After social media post about retirement, IAS officer Daulat Desai clarifies he wants to pursue new things
Daulat Desai, an Indian Administrative Service (IAS) officer who gave a call about “no masks, no entry” during his stint at Kolhapur, resigned from the service and put up a long post on a social media platform on Monday stating it was “quite depressing to lie dumped in the backyard”.
Desai’s post led to various speculations about him being sidelined even after doing better job during previous postings.
The 2008-batch IAS officer working who was as joint director in the Medical Education and Drugs Department (MEDD) in Maharashtra, later clarified saying he decided to quit because he did not want to wait till retirement age as he does not believe in that concept and wanted to “pursue something new”. The officer also clarified about the reference to a line from his post about feeling dumped in the backyard, saying he mentioned it as his previous posting at Kolhapur was a “happening place” while recent posting was “relatively quiet”.
The senior bureaucrat, before being transferred to MEDD, was the collector of Kolhapur and had handled the 2019 floods that ravaged the western Maharashtra district. His handling of floods was largely appreciated even as it caused huge damage to the agriculture and property.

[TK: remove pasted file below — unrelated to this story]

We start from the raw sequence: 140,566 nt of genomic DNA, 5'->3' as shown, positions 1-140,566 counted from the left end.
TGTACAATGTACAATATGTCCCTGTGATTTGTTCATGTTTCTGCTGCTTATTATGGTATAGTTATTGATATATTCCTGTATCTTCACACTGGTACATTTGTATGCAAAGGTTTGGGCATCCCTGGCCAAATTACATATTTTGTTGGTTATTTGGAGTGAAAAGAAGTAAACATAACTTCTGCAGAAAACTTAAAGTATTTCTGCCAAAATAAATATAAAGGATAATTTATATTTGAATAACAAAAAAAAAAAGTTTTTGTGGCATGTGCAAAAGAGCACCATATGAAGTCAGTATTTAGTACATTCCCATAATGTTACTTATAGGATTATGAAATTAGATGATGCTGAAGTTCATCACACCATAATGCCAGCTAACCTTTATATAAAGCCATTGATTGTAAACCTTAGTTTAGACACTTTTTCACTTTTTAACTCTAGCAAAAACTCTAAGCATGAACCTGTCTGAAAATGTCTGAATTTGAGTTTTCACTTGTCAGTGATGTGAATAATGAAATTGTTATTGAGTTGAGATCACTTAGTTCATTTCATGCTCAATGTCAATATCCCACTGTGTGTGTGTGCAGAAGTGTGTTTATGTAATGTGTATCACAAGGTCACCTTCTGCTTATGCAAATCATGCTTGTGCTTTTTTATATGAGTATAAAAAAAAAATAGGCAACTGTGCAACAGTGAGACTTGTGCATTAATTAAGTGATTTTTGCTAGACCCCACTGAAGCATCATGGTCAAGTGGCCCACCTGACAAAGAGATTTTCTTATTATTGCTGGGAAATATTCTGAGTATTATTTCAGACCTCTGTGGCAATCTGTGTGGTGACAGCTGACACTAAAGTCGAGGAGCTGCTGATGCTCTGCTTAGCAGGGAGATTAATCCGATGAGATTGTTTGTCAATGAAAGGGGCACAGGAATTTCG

In his post, Desai had said, “Amidst mixed feelings, I inform you all that I have resigned and voluntarily stepped out of the so-called steel frame, an Indian Administrative Service (IAS), leaving behind all that power, security, status and prestige! Though striving for good health is the instant driver of this decision, it was quite depressing to lie dumped in the backyard, that too after accomplishing most challenging tenure as Collector and District Magistrate Kolhapur,” said Desai in the post.
He said the civil service gave him tremendous exposure, recognition and opportunities to serve the people of the country.
“I was very fortunate to be one of the very few! It was a very satisfying and exciting journey full of surprises and successes,” the IAS officer said in his post adding that he never compromised if public interest was at stake.
“Always listened to the voices of weak and needy, ignoring vested interests of strong, established and powerful ones in the societal hierarchy. My hands trembled, but decisions didn’t. For that, sometimes I happily faced criticism from those disgruntled who were hurt. I did whatever I could within the framework of rules and regulations for the betterment of society,” he added. The bureaucrat said it’s time to shed the ‘aura’ of IAS and be a ‘common man’ and struggle in the outside world. “I am happy and fulfilled, No Regrets at all,” he wrote on the social media platform. (with agency inputs)
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